“Don’t be shy now,” Mama Rita says as she welcomes Andy and me into the cramped apartment. “Come in, come in. One visit is all you need, and I’m glad you’ve made yours today.” Andy squeezes my hand and we enter. If she hadn’t referred to the ad directly, I would have thought we were lost; it’s not what I expected. There’s a rusty bike in the corner and an empty crib next to an old TV. I can see her un-made bed, and her red satin sheets make me uncomfortable.
Mama Rita is wearing a robe and slippers. Her dark skin and white braids has her looking like an old photograph, and I wonder how long she’s been in business. She bolts the door and turns her back to us. I finger the button hole of my blazer and watch as she walks the few feet from doorway to kitchen—a pigeon-toed shuffle. A skinny dog sniffs my crotch then curls up by Mama’s feet. Something’s on the stove. She cuts a tomato left waiting on the cutting board. It’s in fourths, spilling it seeds, before into the pot it goes.
“How much is this going to cost?” I ask.
“Depends on what you need. How large is this problem you want solved?” Her voice is two parts syrup, one part sandpaper, and I don’t know how to bargain. I like to hear facts, and then take them or leave them, so I say nothing, not sure how to proceed. She interprets my silence as a negotiation and puts her hand on her hip as a rebuttal. “That large, huh?” Mama Rita wipes the sweat from her forehead with the back of her hand and lets out a deep breath of air. It’s late summer in New York, but all that’s cooling this place is an old table fan. The blades move so slowly that I can make out their individual shape.
How large is my problem? Since I don’t really have a problem I have trouble assessing its size. I look at Andy for some direction, but we only met an hour ago and trying to read his expression is an equally complicated task. I imagine my father saying, “You’ve got a thirty dollar problem, kiddo,” so I tell her this and take out my wallet.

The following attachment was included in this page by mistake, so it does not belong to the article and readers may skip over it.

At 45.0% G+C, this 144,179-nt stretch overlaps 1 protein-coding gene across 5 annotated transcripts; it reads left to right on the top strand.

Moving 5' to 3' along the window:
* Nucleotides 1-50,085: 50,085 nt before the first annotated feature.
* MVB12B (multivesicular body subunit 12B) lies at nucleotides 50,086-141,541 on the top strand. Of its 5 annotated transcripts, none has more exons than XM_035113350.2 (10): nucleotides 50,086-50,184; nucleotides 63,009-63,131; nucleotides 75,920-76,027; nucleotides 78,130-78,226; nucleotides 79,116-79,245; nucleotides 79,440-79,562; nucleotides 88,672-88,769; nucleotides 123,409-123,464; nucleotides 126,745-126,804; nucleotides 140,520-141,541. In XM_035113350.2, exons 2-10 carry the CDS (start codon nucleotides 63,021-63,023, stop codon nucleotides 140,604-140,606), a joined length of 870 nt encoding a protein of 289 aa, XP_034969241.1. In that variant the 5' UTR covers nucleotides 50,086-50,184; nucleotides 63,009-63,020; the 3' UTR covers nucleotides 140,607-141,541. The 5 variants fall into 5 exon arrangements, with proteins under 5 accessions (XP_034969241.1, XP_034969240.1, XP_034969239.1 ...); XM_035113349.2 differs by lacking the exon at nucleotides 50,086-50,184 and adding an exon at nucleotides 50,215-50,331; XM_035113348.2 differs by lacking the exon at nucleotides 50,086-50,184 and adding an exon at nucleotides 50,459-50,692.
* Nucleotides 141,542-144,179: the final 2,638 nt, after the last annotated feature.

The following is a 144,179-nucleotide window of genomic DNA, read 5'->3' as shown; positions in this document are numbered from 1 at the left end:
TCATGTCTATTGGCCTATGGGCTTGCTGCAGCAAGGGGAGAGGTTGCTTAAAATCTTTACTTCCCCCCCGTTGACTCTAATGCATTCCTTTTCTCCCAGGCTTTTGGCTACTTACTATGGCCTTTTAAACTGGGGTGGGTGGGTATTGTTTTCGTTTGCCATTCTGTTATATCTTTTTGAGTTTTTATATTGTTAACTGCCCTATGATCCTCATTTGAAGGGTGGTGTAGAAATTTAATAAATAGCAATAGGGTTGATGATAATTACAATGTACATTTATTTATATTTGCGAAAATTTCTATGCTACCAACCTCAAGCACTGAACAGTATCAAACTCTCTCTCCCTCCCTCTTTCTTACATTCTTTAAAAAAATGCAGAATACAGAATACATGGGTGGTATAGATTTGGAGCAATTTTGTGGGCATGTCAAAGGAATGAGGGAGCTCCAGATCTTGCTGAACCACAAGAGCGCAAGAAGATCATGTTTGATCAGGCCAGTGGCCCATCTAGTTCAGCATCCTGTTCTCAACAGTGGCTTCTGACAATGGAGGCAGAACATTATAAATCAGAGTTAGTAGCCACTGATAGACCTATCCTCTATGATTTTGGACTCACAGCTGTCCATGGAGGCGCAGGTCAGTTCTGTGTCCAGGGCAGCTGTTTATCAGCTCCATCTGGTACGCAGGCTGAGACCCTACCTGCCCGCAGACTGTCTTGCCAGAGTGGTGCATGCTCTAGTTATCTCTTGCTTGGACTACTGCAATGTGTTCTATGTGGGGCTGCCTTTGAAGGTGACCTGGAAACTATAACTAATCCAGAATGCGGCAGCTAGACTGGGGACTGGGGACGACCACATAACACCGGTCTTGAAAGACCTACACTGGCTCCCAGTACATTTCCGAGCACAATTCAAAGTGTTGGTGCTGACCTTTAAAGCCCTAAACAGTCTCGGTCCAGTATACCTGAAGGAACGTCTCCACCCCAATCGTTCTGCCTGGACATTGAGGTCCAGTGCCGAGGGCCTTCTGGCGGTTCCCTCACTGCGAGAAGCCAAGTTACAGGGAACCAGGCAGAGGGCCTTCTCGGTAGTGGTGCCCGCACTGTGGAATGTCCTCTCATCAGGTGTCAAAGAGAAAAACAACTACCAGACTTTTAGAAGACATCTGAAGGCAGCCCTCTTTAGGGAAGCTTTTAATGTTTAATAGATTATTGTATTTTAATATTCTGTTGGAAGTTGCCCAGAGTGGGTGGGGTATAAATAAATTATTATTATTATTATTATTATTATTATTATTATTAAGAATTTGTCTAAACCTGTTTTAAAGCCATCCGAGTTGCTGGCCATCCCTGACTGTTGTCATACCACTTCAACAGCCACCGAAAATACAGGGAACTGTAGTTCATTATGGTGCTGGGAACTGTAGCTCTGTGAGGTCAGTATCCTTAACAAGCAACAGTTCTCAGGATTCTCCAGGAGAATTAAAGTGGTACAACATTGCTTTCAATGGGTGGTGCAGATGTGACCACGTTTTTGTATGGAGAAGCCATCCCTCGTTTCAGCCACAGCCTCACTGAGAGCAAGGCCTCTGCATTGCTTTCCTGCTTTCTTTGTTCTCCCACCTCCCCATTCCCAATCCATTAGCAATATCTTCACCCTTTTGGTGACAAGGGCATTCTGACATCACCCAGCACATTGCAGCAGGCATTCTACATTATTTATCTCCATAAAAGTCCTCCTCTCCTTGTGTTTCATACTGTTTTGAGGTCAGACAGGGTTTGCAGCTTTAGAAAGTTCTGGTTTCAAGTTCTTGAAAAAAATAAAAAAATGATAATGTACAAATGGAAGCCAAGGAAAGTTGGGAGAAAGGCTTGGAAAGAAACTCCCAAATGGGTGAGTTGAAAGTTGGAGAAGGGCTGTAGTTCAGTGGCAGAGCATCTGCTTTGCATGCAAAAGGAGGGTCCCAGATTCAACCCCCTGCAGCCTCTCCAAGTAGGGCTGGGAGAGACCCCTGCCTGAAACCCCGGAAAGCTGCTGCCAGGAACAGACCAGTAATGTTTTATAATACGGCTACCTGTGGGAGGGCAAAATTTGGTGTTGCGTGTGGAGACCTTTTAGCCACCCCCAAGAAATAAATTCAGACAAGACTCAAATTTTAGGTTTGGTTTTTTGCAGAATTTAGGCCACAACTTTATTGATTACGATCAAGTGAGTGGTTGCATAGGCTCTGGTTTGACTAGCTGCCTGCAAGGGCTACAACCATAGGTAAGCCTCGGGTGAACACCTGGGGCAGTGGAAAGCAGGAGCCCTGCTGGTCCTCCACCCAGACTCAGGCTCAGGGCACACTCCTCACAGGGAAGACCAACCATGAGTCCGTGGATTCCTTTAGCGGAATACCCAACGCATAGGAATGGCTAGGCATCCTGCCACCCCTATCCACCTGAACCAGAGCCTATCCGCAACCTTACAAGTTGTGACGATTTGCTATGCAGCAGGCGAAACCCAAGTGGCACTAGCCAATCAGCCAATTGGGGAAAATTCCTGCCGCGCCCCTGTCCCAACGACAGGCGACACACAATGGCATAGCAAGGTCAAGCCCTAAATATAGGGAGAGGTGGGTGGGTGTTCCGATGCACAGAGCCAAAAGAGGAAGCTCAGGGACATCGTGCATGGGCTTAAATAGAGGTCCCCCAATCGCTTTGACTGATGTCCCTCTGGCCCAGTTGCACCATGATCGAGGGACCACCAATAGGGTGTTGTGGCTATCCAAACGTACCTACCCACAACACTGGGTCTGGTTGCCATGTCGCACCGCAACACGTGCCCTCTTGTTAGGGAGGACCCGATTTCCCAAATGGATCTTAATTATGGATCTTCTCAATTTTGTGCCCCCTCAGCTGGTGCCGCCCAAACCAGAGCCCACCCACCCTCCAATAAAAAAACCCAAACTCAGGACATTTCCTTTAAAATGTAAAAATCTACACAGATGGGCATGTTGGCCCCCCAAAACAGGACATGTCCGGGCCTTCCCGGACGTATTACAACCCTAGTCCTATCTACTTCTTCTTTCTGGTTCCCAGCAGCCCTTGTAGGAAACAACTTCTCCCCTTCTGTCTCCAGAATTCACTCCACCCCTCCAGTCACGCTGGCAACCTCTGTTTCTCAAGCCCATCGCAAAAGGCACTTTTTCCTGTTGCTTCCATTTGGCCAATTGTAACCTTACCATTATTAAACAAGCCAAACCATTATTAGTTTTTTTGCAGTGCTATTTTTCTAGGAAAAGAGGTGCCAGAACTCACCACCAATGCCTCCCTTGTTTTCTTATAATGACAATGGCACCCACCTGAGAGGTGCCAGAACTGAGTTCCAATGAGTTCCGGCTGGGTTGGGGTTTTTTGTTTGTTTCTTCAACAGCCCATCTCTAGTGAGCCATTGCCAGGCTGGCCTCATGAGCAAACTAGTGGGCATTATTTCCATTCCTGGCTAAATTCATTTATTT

“God asks a lot of us,” she says as she counts the money twice before stuffing it into her bra. “God asks a lot, and he thinks it’s important to support those who do his work.”
From the flier on the subway, I think we both had the impression that Mama Rita would be more of the crystal ball type. We had even placed a bet on how many bracelets she’d be wearing. I’d guessed 11, Andy 25, but the only decoration on her arm is a purple towel draped over a chubby wrist. Seems we’ve caught her in the middle of cooking stew. She sees me eying the pot.
“Would you like some?” she asks. “It’s extra, of course, but everyone needs to get paid for God’s work.”
“We’re fine,” Andy steps in. “How do we do this thing?”
“Child, we’re already doing it. You just ‘aint realizing it.” She grins and shows us a set of the straightest, whitest teeth I have ever seen.